A 'Rough Guide' to the History of Mentoring from a Marxist Feminist Perspective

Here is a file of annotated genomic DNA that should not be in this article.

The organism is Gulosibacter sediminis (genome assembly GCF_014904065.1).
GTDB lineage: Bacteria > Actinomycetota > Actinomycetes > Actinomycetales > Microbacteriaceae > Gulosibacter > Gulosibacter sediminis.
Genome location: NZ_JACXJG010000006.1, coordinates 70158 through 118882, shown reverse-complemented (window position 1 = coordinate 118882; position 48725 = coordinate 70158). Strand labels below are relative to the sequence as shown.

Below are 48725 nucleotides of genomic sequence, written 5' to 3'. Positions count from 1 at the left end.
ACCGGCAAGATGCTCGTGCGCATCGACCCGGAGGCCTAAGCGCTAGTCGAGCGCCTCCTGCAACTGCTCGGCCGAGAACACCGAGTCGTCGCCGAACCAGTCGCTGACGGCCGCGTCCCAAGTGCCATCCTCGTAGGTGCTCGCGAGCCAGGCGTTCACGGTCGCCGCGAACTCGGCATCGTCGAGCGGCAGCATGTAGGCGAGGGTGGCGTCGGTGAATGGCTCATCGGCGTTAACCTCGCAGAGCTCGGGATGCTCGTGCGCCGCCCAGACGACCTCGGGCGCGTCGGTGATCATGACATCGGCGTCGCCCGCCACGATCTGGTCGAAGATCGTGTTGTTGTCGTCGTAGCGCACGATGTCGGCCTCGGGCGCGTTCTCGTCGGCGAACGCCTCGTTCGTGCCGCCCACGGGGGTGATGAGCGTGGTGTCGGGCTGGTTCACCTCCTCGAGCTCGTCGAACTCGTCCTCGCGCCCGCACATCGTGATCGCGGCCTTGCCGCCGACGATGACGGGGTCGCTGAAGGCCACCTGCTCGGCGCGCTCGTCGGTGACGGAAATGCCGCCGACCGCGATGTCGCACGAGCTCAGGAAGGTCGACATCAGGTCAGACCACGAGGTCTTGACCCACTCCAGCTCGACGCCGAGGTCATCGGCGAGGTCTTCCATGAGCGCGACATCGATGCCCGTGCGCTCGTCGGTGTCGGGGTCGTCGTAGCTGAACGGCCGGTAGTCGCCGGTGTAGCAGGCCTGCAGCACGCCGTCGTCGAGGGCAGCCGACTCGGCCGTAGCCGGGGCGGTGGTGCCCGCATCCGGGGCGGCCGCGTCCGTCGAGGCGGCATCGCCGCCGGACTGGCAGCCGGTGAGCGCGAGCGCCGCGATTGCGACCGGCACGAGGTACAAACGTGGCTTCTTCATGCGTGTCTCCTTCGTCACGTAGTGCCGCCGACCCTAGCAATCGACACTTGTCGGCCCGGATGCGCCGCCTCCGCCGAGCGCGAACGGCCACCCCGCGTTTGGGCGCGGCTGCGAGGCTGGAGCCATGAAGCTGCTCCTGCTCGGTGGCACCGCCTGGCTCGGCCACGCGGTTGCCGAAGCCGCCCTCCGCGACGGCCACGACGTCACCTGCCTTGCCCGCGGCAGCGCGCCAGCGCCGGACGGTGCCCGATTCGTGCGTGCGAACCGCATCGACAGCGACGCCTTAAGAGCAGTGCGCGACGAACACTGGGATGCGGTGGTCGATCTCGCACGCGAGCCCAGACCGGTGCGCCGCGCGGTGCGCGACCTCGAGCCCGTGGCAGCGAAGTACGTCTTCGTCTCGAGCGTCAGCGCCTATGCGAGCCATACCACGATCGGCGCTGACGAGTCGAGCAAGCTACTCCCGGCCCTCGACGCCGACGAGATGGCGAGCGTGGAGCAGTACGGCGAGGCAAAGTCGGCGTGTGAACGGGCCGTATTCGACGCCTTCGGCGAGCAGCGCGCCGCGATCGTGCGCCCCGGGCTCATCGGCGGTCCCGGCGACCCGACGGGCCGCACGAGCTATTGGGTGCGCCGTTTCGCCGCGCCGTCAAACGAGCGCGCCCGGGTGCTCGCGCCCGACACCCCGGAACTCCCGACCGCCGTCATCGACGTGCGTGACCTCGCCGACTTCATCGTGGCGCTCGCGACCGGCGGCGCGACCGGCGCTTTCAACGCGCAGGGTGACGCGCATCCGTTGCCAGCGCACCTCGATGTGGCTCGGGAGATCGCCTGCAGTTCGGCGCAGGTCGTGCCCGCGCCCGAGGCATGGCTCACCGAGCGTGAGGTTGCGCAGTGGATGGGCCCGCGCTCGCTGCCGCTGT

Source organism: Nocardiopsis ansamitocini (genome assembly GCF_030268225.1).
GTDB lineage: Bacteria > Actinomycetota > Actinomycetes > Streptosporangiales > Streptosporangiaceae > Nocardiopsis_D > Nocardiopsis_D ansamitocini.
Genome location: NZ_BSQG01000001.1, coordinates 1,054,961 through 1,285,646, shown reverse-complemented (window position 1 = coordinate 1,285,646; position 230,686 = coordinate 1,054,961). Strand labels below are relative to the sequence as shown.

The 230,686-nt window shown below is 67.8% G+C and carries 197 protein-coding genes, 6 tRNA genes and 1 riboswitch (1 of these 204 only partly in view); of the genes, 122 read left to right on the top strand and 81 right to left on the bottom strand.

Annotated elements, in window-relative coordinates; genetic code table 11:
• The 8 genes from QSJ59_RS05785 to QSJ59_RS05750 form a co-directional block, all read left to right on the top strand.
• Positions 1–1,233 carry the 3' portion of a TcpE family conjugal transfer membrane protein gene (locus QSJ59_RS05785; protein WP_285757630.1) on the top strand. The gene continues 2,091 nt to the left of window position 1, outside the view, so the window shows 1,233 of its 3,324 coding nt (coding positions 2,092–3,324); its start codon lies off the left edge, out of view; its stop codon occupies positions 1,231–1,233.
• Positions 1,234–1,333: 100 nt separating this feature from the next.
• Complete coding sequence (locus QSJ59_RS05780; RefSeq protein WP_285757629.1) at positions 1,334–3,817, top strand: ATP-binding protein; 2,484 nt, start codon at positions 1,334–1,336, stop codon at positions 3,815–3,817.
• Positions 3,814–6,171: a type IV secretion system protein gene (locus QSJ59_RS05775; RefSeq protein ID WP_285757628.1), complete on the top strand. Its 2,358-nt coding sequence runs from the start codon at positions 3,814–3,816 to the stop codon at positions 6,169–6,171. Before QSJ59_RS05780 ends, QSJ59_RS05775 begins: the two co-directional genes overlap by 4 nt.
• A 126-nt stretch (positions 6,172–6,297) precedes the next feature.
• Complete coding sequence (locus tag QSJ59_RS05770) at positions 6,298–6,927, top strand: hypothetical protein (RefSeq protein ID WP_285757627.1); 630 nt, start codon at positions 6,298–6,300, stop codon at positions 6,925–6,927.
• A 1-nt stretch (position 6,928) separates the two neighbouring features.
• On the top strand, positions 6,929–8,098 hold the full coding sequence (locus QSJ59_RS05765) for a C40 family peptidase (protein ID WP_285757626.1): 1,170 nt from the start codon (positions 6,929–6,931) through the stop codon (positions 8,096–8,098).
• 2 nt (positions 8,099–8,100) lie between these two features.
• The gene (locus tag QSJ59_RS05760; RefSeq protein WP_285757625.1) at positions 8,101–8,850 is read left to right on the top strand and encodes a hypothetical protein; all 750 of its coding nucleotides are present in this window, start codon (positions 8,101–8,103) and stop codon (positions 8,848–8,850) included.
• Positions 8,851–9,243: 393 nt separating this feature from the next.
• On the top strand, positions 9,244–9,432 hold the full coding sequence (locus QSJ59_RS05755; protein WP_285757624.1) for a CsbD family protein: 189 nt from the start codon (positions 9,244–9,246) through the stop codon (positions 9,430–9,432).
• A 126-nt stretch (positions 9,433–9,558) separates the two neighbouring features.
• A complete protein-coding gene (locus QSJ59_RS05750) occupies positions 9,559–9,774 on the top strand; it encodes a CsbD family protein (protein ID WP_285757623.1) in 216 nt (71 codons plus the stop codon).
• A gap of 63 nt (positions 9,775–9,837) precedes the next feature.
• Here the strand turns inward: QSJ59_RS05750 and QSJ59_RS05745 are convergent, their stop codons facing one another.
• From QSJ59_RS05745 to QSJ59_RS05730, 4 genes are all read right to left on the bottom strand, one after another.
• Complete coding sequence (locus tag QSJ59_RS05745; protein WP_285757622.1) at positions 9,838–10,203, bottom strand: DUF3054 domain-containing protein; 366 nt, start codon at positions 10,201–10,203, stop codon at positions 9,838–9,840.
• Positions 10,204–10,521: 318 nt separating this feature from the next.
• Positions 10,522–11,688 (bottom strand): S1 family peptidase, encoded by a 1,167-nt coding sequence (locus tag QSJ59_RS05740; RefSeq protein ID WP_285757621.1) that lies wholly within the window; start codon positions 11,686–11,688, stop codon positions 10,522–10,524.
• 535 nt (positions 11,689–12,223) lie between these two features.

Mentoring is now a favoured policy initiative in a number of countries, including Britain and North America, both as an element of professional development, and in addressing social exclusion. The former is of direct relevance to teacher education. The latter is a key issue affecting teachers today, as they have to liaise with mentors allocated to pupils and students. Yet the concept of mentoring remains confused. This paper reviews the literature, deconstructing its mythical representations and its celebratory bias. It applies, from a feminist perspective, the dialectical materialist method to the inter-relationships between essence and appearance in mentoring. It identifies four distinct historical stages in its development. These reveal that official concepts of mentoring have shifted from dominant groupings reproducing their own power, to subordinate groupings reproducing their own oppression. The conclusion suggests a research agenda for more detailed empirical investigation of mentoring in the field of teacher education.